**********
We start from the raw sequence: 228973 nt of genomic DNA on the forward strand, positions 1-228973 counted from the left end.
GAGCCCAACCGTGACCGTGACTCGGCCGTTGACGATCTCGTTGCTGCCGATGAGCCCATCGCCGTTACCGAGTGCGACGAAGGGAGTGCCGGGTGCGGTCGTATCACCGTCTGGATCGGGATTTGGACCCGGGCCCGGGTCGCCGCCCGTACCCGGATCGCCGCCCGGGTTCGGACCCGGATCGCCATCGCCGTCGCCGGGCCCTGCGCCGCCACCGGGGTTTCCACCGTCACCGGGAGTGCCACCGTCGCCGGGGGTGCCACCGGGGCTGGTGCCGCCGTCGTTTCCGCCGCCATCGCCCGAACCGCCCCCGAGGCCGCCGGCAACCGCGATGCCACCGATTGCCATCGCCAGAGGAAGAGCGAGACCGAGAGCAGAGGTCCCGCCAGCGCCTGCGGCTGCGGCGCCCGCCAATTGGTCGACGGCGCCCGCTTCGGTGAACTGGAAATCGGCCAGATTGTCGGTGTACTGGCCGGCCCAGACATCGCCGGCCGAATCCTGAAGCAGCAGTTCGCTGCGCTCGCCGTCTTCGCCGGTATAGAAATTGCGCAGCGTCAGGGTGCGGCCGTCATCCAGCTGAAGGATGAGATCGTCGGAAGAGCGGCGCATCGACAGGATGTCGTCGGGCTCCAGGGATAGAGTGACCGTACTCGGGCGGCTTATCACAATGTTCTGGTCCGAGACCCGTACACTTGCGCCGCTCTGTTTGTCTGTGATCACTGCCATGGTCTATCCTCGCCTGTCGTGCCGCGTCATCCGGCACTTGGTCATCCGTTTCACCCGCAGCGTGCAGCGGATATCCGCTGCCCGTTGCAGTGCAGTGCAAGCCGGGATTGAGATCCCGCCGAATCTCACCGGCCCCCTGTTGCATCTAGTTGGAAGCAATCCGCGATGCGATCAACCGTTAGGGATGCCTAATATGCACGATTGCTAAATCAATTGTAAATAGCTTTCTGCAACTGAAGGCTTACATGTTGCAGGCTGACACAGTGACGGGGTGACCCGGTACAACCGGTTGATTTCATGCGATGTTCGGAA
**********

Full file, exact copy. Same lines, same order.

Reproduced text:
We start from the raw sequence: 228973 nt of genomic DNA on the forward strand, positions 1-228973 counted from the left end.
GAGCCCAACCGTGACCGTGACTCGGCCGTTGACGATCTCGTTGCTGCCGATGAGCCCATCGCCGTTACCGAGTGCGACGAAGGGAGTGCCGGGTGCGGTCGTATCACCGTCTGGATCGGGATTTGGACCCGGGCCCGGGTCGCCGCCCGTACCCGGATCGCCGCCCGGGTTCGGACCCGGATCGCCATCGCCGTCGCCGGGCCCTGCGCCGCCACCGGGGTTTCCACCGTCACCGGGAGTGCCACCGTCGCCGGGGGTGCCACCGGGGCTGGTGCCGCCGTCGTTTCCGCCGCCATCGCCCGAACCGCCCCCGAGGCCGCCGGCAACCGCGATGCCACCGATTGCCATCGCCAGAGGAAGAGCGAGACCGAGAGCAGAGGTCCCGCCAGCGCCTGCGGCTGCGGCGCCCGCCAATTGGTCGACGGCGCCCGCTTCGGTGAACTGGAAATCGGCCAGATTGTCGGTGTACTGGCCGGCCCAGACATCGCCGGCCGAATCCTGAAGCAGCAGTTCGCTGCGCTCGCCGTCTTCGCCGGTATAGAAATTGCGCAGCGTCAGGGTGCGGCCGTCATCCAGCTGAAGGATGAGATCGTCGGAAGAGCGGCGCATCGACAGGATGTCGTCGGGCTCCAGGGATAGAGTGACCGTACTCGGGCGGCTTATCACAATGTTCTGGTCCGAGACCCGTACACTTGCGCCGCTCTGTTTGTCTGTGATCACTGCCATGGTCTATCCTCGCCTGTCGTGCCGCGTCATCCGGCACTTGGTCATCCGTTTCACCCGCAGCGTGCAGCGGATATCCGCTGCCCGTTGCAGTGCAGTGCAAGCCGGGATTGAGATCCCGCCGAATCTCACCGGCCCCCTGTTGCATCTAGTTGGAAGCAATCCGCGATGCGATCAACCGTTAGGGATGCCTAATATGCACGATTGCTAAATCAATTGTAAATAGCTTTCTGCAACTGAAGGCTTACATGTTGCAGGCTGACACAGTGACGGGGTGACCCGGTACAACCGGTTGATTTCATGCGATGTTCGGAA